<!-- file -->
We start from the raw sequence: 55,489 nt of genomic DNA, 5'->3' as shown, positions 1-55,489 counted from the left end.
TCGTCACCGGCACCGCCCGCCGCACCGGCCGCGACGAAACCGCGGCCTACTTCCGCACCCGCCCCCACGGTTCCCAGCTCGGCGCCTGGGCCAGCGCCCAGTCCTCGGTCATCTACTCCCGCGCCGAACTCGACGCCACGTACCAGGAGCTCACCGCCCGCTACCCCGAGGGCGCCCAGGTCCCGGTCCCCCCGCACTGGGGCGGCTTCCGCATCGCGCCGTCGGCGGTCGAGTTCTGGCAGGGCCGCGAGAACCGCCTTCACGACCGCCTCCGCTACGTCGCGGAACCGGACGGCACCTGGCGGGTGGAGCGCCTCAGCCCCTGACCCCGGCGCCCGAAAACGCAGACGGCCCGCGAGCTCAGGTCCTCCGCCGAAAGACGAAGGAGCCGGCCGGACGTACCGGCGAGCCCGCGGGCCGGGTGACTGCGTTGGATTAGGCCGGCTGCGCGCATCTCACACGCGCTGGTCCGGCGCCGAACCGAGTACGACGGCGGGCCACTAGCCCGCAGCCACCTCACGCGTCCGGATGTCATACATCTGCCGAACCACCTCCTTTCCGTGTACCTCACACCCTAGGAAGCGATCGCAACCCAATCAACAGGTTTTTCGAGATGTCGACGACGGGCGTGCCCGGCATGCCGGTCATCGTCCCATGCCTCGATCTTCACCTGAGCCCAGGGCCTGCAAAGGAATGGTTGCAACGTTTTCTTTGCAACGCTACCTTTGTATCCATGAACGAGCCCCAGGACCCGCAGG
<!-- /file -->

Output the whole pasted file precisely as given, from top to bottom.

We start from the raw sequence: 55,489 nt of genomic DNA, 5'->3' as shown, positions 1-55,489 counted from the left end.
TCGTCACCGGCACCGCCCGCCGCACCGGCCGCGACGAAACCGCGGCCTACTTCCGCACCCGCCCCCACGGTTCCCAGCTCGGCGCCTGGGCCAGCGCCCAGTCCTCGGTCATCTACTCCCGCGCCGAACTCGACGCCACGTACCAGGAGCTCACCGCCCGCTACCCCGAGGGCGCCCAGGTCCCGGTCCCCCCGCACTGGGGCGGCTTCCGCATCGCGCCGTCGGCGGTCGAGTTCTGGCAGGGCCGCGAGAACCGCCTTCACGACCGCCTCCGCTACGTCGCGGAACCGGACGGCACCTGGCGGGTGGAGCGCCTCAGCCCCTGACCCCGGCGCCCGAAAACGCAGACGGCCCGCGAGCTCAGGTCCTCCGCCGAAAGACGAAGGAGCCGGCCGGACGTACCGGCGAGCCCGCGGGCCGGGTGACTGCGTTGGATTAGGCCGGCTGCGCGCATCTCACACGCGCTGGTCCGGCGCCGAACCGAGTACGACGGCGGGCCACTAGCCCGCAGCCACCTCACGCGTCCGGATGTCATACATCTGCCGAACCACCTCCTTTCCGTGTACCTCACACCCTAGGAAGCGATCGCAACCCAATCAACAGGTTTTTCGAGATGTCGACGACGGGCGTGCCCGGCATGCCGGTCATCGTCCCATGCCTCGATCTTCACCTGAGCCCAGGGCCTGCAAAGGAATGGTTGCAACGTTTTCTTTGCAACGCTACCTTTGTATCCATGAACGAGCCCCAGGACCCGCAGG